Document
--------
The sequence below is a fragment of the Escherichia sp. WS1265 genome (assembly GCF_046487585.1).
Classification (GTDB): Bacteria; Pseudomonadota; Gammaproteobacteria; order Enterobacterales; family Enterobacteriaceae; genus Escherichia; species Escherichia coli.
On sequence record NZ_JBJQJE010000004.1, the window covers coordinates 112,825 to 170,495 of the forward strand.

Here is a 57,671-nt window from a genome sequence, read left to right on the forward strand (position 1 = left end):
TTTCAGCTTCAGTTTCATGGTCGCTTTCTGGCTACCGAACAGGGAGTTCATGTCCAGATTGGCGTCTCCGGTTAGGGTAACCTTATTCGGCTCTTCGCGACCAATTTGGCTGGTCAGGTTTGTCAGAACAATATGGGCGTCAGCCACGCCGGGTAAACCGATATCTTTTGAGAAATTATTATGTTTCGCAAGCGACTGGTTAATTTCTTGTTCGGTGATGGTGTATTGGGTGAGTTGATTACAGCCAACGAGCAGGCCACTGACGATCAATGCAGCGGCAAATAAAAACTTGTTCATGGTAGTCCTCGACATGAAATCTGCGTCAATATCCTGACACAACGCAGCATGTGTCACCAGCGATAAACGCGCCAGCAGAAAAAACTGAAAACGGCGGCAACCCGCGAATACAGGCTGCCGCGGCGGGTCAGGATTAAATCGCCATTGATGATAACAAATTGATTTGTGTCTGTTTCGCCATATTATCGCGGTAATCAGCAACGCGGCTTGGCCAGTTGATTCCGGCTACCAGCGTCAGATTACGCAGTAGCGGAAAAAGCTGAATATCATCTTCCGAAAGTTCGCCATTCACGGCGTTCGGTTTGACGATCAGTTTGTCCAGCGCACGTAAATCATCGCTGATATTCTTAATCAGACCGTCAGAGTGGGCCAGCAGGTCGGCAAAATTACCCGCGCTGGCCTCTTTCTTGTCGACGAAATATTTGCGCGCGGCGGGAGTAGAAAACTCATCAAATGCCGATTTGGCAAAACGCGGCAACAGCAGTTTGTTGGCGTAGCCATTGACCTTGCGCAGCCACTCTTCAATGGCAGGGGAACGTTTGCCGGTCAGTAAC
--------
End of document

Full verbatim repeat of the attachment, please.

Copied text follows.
The sequence below is a fragment of the Escherichia sp. WS1265 genome (assembly GCF_046487585.1).
Classification (GTDB): Bacteria; Pseudomonadota; Gammaproteobacteria; order Enterobacterales; family Enterobacteriaceae; genus Escherichia; species Escherichia coli.
On sequence record NZ_JBJQJE010000004.1, the window covers coordinates 112,825 to 170,495 of the forward strand.

Here is a 57,671-nt window from a genome sequence, read left to right on the forward strand (position 1 = left end):
TTTCAGCTTCAGTTTCATGGTCGCTTTCTGGCTACCGAACAGGGAGTTCATGTCCAGATTGGCGTCTCCGGTTAGGGTAACCTTATTCGGCTCTTCGCGACCAATTTGGCTGGTCAGGTTTGTCAGAACAATATGGGCGTCAGCCACGCCGGGTAAACCGATATCTTTTGAGAAATTATTATGTTTCGCAAGCGACTGGTTAATTTCTTGTTCGGTGATGGTGTATTGGGTGAGTTGATTACAGCCAACGAGCAGGCCACTGACGATCAATGCAGCGGCAAATAAAAACTTGTTCATGGTAGTCCTCGACATGAAATCTGCGTCAATATCCTGACACAACGCAGCATGTGTCACCAGCGATAAACGCGCCAGCAGAAAAAACTGAAAACGGCGGCAACCCGCGAATACAGGCTGCCGCGGCGGGTCAGGATTAAATCGCCATTGATGATAACAAATTGATTTGTGTCTGTTTCGCCATATTATCGCGGTAATCAGCAACGCGGCTTGGCCAGTTGATTCCGGCTACCAGCGTCAGATTACGCAGTAGCGGAAAAAGCTGAATATCATCTTCCGAAAGTTCGCCATTCACGGCGTTCGGTTTGACGATCAGTTTGTCCAGCGCACGTAAATCATCGCTGATATTCTTAATCAGACCGTCAGAGTGGGCCAGCAGGTCGGCAAAATTACCCGCGCTGGCCTCTTTCTTGTCGACGAAATATTTGCGCGCGGCGGGAGTAGAAAACTCATCAAATGCCGATTTGGCAAAACGCGGCAACAGCAGTTTGTTGGCGTAGCCATTGACCTTGCGCAGCCACTCTTCAATGGCAGGGGAACGTTTGCCGGTCAGTAAC